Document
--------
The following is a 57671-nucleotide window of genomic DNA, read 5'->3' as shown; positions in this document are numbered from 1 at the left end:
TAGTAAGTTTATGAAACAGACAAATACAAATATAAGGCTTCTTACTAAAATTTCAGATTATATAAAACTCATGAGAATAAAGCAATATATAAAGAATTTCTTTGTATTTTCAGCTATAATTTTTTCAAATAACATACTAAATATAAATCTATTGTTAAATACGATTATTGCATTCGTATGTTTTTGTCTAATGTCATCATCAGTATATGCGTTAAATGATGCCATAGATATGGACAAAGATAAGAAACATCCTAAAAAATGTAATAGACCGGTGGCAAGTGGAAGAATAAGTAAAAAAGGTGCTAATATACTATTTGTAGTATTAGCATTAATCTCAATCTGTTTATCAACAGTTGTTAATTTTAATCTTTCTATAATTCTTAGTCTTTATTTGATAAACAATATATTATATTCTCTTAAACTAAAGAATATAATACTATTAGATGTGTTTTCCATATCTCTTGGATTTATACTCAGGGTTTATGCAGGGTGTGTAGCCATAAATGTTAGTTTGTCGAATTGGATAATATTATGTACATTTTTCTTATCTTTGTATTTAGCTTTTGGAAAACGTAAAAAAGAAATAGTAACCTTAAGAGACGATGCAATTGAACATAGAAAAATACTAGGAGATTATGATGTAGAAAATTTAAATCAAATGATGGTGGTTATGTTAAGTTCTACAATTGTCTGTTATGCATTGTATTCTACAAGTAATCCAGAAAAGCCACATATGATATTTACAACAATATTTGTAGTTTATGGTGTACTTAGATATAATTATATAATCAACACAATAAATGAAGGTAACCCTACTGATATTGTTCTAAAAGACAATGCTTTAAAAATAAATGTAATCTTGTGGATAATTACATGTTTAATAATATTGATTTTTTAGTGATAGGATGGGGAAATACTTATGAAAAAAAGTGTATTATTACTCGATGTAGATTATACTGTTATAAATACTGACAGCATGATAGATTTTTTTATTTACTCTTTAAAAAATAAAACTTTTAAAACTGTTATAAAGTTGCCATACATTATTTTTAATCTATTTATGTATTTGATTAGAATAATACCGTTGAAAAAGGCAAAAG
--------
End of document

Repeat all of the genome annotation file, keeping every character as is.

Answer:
The following is a 57671-nucleotide window of genomic DNA, read 5'->3' as shown; positions in this document are numbered from 1 at the left end:
TAGTAAGTTTATGAAACAGACAAATACAAATATAAGGCTTCTTACTAAAATTTCAGATTATATAAAACTCATGAGAATAAAGCAATATATAAAGAATTTCTTTGTATTTTCAGCTATAATTTTTTCAAATAACATACTAAATATAAATCTATTGTTAAATACGATTATTGCATTCGTATGTTTTTGTCTAATGTCATCATCAGTATATGCGTTAAATGATGCCATAGATATGGACAAAGATAAGAAACATCCTAAAAAATGTAATAGACCGGTGGCAAGTGGAAGAATAAGTAAAAAAGGTGCTAATATACTATTTGTAGTATTAGCATTAATCTCAATCTGTTTATCAACAGTTGTTAATTTTAATCTTTCTATAATTCTTAGTCTTTATTTGATAAACAATATATTATATTCTCTTAAACTAAAGAATATAATACTATTAGATGTGTTTTCCATATCTCTTGGATTTATACTCAGGGTTTATGCAGGGTGTGTAGCCATAAATGTTAGTTTGTCGAATTGGATAATATTATGTACATTTTTCTTATCTTTGTATTTAGCTTTTGGAAAACGTAAAAAAGAAATAGTAACCTTAAGAGACGATGCAATTGAACATAGAAAAATACTAGGAGATTATGATGTAGAAAATTTAAATCAAATGATGGTGGTTATGTTAAGTTCTACAATTGTCTGTTATGCATTGTATTCTACAAGTAATCCAGAAAAGCCACATATGATATTTACAACAATATTTGTAGTTTATGGTGTACTTAGATATAATTATATAATCAACACAATAAATGAAGGTAACCCTACTGATATTGTTCTAAAAGACAATGCTTTAAAAATAAATGTAATCTTGTGGATAATTACATGTTTAATAATATTGATTTTTTAGTGATAGGATGGGGAAATACTTATGAAAAAAAGTGTATTATTACTCGATGTAGATTATACTGTTATAAATACTGACAGCATGATAGATTTTTTTATTTACTCTTTAAAAAATAAAACTTTTAAAACTGTTATAAAGTTGCCATACATTATTTTTAATCTATTTATGTATTTGATTAGAATAATACCGTTGAAAAAGGCAAAAG